In this Tutorial we are going to go over setting up a Raspberry Pi with Linux and ROS. As well as getting familiar with some of the basics by running some simple tutorial programs from the "ROS WIKI" . If you are unfamiliar with ROS you can check out the WIKI or one of my previous tutorials "Getting Started with ROS" . Just to give you a Idea of the capabilities of ROS and all the cool things stemming from this Open source project take a look at the video below.

Now just so that you are not confused about the potentials of the Raspberry Pi as a robotic processor/controller, it has great potential for small computation and can run Linux and all the great features that come along with it. But this is a Arm processor and not a typical PC cpu so it is limited by its architecture and power capabilities. Some portions of Linux code have not been completely ported to ARM processors so you will be limited at the moment to what programs you can install. But for most of ROS and the programs I am going to cover in this tutorial, Pi is functional and can be useful depending on the demands of your project. But if you are planning to do any 3d/2d mapping/navigation with a Kinect/laser scanner at the moment I am not sure its possible utilizing just the Raspberry Pi but with time who knows. In the future I will also include another tutorial that connects the Raspberry Pi to a small robot to act as controller. So lets begin.. 

Step 1: Parts List

We are going to need the following items :

Raspberry Pi


Micro USB power supply 

USB keyboard and mouse

HDMI cable

Monitor with HDMI input

SD Card with at least 8GB    (Check this list of compatible cards )

And a computer with either Windows or Linux installed

Step 2: Writing the Image to the SD Card

Now there are a couple of different ways to get Linux and ROS working on Raspberry PI. One way is to write the Linux image to the SD card then download and install ROS form within the Raspberry Pi. This can become difficult and time consuming for the beginner, but it is useful when creating a custom ROS installation. These steps can be found here on the ROS WIKI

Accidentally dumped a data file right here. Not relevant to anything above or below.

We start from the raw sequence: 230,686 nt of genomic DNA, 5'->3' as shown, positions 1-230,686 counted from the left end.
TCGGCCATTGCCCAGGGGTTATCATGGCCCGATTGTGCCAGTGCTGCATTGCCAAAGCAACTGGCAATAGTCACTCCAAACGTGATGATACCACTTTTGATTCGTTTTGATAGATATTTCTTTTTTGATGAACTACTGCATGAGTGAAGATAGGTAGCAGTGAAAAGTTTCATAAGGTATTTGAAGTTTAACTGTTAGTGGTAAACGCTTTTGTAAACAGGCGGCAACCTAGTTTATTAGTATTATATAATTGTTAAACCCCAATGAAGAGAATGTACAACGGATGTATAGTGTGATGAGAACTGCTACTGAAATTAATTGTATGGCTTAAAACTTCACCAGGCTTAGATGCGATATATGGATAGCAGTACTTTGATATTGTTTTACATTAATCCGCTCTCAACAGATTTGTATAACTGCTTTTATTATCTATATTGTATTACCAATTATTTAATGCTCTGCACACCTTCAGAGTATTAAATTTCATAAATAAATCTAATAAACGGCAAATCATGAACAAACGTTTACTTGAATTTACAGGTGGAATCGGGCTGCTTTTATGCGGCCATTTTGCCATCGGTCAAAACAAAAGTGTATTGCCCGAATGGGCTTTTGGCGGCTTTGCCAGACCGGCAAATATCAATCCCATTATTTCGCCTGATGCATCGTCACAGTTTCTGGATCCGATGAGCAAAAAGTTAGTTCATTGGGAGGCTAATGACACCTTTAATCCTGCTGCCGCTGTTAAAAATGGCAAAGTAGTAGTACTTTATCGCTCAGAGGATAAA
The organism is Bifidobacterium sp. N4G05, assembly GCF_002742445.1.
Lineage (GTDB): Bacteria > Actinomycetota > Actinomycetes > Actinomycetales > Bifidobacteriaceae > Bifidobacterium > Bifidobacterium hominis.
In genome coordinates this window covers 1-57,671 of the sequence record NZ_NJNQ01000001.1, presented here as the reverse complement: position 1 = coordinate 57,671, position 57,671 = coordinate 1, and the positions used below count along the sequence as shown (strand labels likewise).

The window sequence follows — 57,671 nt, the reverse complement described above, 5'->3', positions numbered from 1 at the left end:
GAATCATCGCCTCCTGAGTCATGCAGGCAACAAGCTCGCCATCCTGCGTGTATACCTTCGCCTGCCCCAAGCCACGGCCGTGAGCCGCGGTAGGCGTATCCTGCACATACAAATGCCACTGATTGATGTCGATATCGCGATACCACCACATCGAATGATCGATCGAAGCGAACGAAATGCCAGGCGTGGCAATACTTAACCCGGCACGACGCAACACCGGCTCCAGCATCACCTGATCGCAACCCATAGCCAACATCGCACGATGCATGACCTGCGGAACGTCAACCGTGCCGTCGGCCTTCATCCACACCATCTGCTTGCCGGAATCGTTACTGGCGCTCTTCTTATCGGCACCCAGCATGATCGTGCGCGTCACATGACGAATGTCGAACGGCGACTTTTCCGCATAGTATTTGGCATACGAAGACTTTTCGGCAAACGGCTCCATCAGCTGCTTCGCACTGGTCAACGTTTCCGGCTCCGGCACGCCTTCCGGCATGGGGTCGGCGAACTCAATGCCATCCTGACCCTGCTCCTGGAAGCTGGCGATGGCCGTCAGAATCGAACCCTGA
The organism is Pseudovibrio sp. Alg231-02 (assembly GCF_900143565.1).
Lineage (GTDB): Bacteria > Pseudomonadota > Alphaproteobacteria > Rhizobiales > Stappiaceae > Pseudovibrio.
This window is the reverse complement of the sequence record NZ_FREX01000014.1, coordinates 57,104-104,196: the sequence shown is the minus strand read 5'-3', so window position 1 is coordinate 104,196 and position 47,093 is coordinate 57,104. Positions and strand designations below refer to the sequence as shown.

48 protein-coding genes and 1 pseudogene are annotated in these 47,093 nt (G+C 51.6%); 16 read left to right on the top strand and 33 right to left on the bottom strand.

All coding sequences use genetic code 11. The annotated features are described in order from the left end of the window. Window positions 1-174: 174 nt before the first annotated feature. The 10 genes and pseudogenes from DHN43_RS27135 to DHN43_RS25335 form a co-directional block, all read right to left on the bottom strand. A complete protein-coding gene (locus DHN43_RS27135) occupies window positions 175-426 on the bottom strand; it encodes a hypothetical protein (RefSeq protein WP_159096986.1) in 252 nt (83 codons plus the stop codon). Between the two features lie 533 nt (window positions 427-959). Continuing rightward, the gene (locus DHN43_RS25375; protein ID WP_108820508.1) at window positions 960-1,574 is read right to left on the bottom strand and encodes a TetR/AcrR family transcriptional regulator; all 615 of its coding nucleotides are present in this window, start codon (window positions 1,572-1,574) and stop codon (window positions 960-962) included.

Rosberry Pi 

However we are going to be using a Linux image that has ROS  pre-installed. Thanks to Jeremy Nicola for providing the image in the form of a zip file which can be found here

 Rosberry PI Image

And in order to get our Linux image on to the SD Card we are going to use Image Writer for Windows, which can be downloaded here 



Insert the SD card into your SD card reader, then locate and remember what drive letter the SD card was assigned. 

Format the card and make sure there is only one partition (FAT32 is a good choice), otherwise
Win32DiskImager can corrupt your SD card!

Extract the Raspbian-ROS-full.img.7z file somewhere.

Install and run Win32DiskImager utility as Administrator. 

Select the Raspbian-ROS-full.img image file 

Select the drive letter of the SD card in the device box. Make sure you select the correct drive, if you select the wrong drive you can corrupt your data on that assigned drive.

Click Write and wait for the write to complete.

Exit the program and eject the SD card.

If all goes well you should have a bootable image on your SD card.


Use DD in the terminal to write the image to the SD card